See text for details. Fear conditioning Learning the relationships between aversive events and environmental stimuli which predict these events is essential for survival. Conflict Motivational conflict This can be a major source of anxiety. Frustration Frustration can also be a source of anxiety, could be considered as a particular form of conflict.

    Memories and anticipation The capacity to remember past events and situations particularly frightful or traumatic ones , and to anticipate them, parallels the development of the corticolimbic system during evolution. Trait vs state anxiety Reference is sometime made to two sorts of anxiety: Animal models and tests What is a model? How do we measure anxiety in animals? Models or tests of anxiety in rodents. For a definition of tests vs models, see text.

    See also refs 95, Adapted from ref Animal models of 'anxiety': How can we assess the validity of models? Should models be based on clinical symptom classification? How can we define endophenotypes for anxiety? What are the current trends in animal models? Summary and conclusions In , the National Institute of Mental Health NIMH organized a workshop to discuss the relationship between existing behavioral models of anxiety and the clinical profile of anxiety disorders.

    The conclusions were not too optimistic: Non-human primate models for investigating fear and anxiety. Penser comme un rat. A neuro-evolutionary approach to the anxiety disorders. Threat detection, precautionary responses, and anxiety disorders. Adult zebrafish as a model organism for behavioural genetics. Use of zebrafish as a model to understand mechanisms of addiction and complex neurobehavioral phenotypes.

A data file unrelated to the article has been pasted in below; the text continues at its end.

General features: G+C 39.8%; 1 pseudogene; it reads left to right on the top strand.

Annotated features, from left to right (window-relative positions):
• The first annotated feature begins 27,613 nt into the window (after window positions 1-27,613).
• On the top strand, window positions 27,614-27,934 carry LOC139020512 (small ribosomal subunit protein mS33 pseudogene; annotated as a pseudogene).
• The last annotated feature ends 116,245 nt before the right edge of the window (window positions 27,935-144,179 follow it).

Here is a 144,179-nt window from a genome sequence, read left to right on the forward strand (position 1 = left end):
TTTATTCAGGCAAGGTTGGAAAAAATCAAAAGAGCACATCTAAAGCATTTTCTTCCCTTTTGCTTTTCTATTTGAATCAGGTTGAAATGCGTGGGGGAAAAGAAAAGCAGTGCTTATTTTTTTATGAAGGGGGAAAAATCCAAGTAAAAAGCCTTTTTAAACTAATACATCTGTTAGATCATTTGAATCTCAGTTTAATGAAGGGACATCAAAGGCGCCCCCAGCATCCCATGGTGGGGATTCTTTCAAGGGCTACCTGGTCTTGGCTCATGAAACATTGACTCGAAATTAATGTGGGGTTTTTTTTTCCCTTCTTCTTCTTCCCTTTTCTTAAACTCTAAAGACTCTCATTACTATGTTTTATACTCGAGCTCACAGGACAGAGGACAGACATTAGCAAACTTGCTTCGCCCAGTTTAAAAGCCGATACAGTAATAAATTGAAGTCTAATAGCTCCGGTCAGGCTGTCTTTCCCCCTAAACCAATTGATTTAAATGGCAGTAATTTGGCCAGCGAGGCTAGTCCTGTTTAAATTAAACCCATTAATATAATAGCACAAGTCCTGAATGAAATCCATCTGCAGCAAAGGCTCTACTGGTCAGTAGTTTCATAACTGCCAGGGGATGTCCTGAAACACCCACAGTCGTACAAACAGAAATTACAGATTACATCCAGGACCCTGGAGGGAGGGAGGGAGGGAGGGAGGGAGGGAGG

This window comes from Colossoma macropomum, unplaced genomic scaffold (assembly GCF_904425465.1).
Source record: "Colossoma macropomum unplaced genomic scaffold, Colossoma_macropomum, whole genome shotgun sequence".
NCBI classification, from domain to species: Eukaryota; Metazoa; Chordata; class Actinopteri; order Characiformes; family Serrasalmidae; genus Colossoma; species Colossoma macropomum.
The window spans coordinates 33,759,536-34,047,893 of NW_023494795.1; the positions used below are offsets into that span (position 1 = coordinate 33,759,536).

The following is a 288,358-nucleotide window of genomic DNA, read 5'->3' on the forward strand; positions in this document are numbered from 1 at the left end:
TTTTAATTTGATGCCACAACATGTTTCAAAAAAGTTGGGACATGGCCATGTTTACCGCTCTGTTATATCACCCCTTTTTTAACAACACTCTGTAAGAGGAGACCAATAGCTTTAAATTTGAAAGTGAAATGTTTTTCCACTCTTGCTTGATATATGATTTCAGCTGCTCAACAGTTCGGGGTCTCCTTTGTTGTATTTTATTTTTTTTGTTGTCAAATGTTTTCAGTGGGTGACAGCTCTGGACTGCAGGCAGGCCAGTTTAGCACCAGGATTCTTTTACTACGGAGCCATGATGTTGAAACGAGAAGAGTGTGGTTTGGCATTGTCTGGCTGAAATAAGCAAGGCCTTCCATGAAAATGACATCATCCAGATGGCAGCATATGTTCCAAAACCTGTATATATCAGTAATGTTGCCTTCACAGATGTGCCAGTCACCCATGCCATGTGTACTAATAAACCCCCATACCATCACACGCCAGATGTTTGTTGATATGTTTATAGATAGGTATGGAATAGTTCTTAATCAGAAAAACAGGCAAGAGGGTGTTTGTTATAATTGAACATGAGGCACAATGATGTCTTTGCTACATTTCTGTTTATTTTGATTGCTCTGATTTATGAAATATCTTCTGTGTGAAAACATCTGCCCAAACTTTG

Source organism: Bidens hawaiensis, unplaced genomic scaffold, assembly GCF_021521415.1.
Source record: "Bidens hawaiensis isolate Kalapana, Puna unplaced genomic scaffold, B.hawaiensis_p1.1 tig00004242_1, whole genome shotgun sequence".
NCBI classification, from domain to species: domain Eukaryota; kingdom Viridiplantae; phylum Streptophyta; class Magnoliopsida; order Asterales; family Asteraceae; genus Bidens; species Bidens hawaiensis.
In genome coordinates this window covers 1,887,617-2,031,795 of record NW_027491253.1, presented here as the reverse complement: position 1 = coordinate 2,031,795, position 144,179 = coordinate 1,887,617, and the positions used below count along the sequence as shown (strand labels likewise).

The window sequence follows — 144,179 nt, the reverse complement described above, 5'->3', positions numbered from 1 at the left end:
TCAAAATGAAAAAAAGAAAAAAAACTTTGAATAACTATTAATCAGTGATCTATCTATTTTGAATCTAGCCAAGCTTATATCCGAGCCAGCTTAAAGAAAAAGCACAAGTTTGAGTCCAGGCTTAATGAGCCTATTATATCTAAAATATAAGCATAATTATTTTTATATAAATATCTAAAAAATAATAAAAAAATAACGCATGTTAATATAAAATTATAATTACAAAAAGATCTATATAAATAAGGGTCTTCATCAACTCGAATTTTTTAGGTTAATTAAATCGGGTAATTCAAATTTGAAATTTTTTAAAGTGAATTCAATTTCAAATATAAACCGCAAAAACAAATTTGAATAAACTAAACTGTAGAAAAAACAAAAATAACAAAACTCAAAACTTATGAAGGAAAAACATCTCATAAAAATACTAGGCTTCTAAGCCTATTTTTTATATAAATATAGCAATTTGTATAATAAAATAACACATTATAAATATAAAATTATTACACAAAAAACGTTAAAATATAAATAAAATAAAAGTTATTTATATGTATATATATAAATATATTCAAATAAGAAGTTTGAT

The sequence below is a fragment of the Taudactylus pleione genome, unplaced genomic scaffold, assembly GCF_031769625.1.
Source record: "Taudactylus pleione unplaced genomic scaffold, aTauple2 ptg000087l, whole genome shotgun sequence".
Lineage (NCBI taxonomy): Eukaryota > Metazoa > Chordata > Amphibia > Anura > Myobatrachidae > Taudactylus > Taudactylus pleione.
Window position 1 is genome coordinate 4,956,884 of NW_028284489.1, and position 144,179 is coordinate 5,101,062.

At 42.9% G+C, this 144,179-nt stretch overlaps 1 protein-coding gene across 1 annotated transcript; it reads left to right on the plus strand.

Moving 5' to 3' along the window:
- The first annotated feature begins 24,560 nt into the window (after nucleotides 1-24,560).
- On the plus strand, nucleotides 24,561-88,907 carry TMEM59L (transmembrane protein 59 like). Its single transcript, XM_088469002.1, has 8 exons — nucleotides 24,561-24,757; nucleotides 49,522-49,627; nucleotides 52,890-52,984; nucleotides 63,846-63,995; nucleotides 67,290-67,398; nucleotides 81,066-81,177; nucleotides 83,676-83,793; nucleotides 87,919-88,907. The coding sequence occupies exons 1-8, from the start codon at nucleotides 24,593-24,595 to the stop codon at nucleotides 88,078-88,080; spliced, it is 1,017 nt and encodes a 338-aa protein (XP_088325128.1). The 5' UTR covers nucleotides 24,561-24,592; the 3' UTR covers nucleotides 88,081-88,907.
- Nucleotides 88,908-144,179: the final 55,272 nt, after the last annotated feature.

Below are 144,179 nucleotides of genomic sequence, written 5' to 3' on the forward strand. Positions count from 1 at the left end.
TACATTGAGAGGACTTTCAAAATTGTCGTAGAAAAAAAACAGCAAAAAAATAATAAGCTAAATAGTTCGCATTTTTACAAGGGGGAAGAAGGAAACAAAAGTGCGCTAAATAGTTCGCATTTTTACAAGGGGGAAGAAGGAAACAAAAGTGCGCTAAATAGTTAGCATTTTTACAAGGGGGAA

Measuring anxiety in zebrafish: Anxiety from a phylogenetic perspective: The biology of fear - and anxiety - related behaviors. Coping styles in animals: Human defensive behaviors to threat scenarios show parallels to fear - and anxiety - related defense patterns of non-human mammals. Evolutionary background for stress-coping styles: Relationships between physiological, behavioral, and cognitive traits in non-mammalian vertebrates.

    Some guidelines for defining personality differences in rats. Handbook of Behavior Genetics. Coping styles and behavioural flexibility: Health and the Social Environment: Physiology, Emotions and Psychosomatic Illness.

    Effects of early stress on adult affiliative behavior. The role of defeat and entrapment in depression, anxiety, and suicide. Ethological strategies for defence in animals and humans: Br J Med Psychol. Biting suppresses stress-induced expression of corticotropin-releasing factor CRF in the rat hypothalamus. Behavioral and neuroendocrine correlates of displaced aggression in trout. A call to action: The structure of the emotions and the limbic system.

    Gray's Reinforcement Sensitivity Theory as a framework for research on personality-psychopathology associations. The role of theory in the psychophysiology of personality: Interdisciplinary approach to its mechanisms and physiopathology. Emotion, Inhibition and Health. The Stress of Life. The Foundations of Human and Animal Emotions.

    The psychoneurology of fear: Handbook of Anxiety Vol. Elsevier Science Publishers BV. Neurobiology of Pavlovian fear conditioning. Fear and the brain:

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    Naturalistic models of survival threat Fear-and anxiety-based paradigms. Exposure to a predator is. Review Article. Describing some behavioural animal models of anxiety and their mechanistics with special reference to oxidative stress and oxytocin relevance. More promising are models that make use of the anxiogenic potential of stress. Stress is among the aetiological factors of anxiety and human patients are.